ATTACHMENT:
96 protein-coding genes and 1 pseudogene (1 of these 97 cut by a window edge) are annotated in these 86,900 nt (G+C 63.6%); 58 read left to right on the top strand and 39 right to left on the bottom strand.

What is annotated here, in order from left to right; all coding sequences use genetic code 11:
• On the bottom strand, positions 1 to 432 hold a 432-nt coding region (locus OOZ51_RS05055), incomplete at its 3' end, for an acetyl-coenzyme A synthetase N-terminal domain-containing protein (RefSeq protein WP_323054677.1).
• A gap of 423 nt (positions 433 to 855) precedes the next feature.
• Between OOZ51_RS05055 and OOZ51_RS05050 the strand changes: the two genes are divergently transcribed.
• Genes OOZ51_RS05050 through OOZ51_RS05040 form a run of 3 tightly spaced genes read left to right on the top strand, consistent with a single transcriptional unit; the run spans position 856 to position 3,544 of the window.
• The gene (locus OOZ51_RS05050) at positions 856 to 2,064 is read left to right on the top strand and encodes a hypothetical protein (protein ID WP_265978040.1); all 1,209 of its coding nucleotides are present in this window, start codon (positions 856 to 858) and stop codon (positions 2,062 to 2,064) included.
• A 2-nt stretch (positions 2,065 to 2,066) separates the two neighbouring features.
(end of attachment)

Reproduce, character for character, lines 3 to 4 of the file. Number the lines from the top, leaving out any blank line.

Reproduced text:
• On the bottom strand, positions 1 to 432 hold a 432-nt coding region (locus OOZ51_RS05055), incomplete at its 3' end, for an acetyl-coenzyme A synthetase N-terminal domain-containing protein (RefSeq protein WP_323054677.1).
• A gap of 423 nt (positions 433 to 855) precedes the next feature.